Ian Hendry: On the basis that Western University’s Ivey Business School research appears to have been constructed, and subsequently validated largely by the corporate world, I think it sheds an interesting perspective on character.
I wouldn’t waste a lot of time quibbling over whether 11 (character traits) is the right number, but there is no question a lack of certain attributes has been at the core of numerous corporate implosions. Perhaps Wells Fargo is the latest, but the United States election will demonstrate how important character is seen as integral to leadership, albeit in some minds, the best of two evils.
The importance of character is not new, but has it been under-valued? With today’s need for quarterly results, unless character is brazenly dishonest, isn’t it just convenient to overlook its importance?
Paul Pittman: Character is front-of-mind because of two well-known political figures filling our news platforms, both of whom are characterized as bad. We seem increasingly drawn to behavioural traits as a means of predicting outcomes and, in business, the creation of enterprise value.
First there were strengths, then values, and now character, and many of us have been screening candidates to assess “character” using other terminology for years. More information is always better, but I and several folks at our table struggled to see a major distinction between these techniques.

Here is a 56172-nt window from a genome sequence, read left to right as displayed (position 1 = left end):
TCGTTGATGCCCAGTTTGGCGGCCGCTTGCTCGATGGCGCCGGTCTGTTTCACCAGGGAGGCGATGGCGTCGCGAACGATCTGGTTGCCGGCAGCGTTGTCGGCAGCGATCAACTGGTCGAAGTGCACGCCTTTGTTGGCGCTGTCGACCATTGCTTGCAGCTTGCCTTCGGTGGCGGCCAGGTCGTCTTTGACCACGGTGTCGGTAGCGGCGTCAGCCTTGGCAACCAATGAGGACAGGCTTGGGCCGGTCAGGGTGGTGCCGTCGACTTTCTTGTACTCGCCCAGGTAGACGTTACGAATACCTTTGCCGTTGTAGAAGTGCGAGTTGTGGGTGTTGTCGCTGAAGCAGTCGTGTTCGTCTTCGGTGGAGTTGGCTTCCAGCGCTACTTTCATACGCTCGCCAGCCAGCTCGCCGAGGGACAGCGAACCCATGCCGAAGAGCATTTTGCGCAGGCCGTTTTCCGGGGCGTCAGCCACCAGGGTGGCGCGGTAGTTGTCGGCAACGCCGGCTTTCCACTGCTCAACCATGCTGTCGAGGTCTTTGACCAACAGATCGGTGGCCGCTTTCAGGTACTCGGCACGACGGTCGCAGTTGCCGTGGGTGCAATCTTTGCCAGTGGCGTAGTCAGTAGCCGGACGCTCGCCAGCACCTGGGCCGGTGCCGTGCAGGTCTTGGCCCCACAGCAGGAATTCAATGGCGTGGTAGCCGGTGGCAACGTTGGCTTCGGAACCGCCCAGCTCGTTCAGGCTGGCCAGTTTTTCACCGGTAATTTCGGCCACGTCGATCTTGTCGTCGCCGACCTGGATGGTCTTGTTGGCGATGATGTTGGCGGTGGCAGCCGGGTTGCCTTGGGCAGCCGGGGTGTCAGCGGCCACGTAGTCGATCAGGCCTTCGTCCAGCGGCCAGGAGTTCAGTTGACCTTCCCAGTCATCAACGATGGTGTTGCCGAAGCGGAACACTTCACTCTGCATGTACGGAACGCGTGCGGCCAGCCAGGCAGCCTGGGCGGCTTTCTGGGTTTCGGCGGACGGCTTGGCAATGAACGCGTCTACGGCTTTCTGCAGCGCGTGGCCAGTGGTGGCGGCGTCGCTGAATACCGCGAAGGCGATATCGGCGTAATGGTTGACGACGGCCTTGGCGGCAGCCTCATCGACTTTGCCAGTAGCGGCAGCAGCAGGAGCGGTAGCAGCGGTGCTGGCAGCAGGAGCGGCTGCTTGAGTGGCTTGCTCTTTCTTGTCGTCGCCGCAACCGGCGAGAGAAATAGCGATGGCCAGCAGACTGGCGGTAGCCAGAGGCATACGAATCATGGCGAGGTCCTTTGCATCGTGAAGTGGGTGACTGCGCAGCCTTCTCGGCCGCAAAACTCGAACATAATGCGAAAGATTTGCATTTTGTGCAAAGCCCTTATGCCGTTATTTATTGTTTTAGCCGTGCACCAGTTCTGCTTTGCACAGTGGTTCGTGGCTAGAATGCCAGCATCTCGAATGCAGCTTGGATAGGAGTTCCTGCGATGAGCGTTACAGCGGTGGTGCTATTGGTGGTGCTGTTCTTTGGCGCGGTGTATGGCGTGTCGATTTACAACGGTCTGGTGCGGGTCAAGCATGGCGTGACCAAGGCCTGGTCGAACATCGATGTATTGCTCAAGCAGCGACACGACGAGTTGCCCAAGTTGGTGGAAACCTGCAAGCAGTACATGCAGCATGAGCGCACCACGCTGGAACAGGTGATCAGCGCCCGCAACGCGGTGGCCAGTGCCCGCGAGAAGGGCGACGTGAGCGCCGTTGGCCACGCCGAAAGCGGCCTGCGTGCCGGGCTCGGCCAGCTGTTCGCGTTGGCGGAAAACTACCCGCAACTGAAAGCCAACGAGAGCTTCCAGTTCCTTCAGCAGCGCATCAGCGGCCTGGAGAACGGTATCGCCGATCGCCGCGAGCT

The takeaway for me is that by no means is this the simple tool that was portrayed. Behaving in the right way (doing the right thing) as opposed to being bad, is a subtly layered, complex response depending on the circumstance.
For example, what is perceived as the “right thing” is going to change as the makeup of the workforce changes. Strength of character is judged by stakeholders in the moment, and while we all agree on the basic tenets of good behaviour, the degree may be subject to circumstance. It’s not absolute and companies need to agree on their base definition before they start testing for it.
Most organizations strive to be good, despite there being no box to tick in the checklist provided by shareholder advocacy groups. Bankers behaved badly in 2008 and, in retrospect, we have determined they demonstrated poor character, but what about those who created the system that permitted — nay, encouraged — them to behave in the way they did?
Time changes perception, as does circumstance, and targeting good character may be a moving target.
Jan van der Hoop: It was interesting that the topic of “character” was such a draw — a full house, with oversubscribed, big players in the room. It clearly strikes a chord.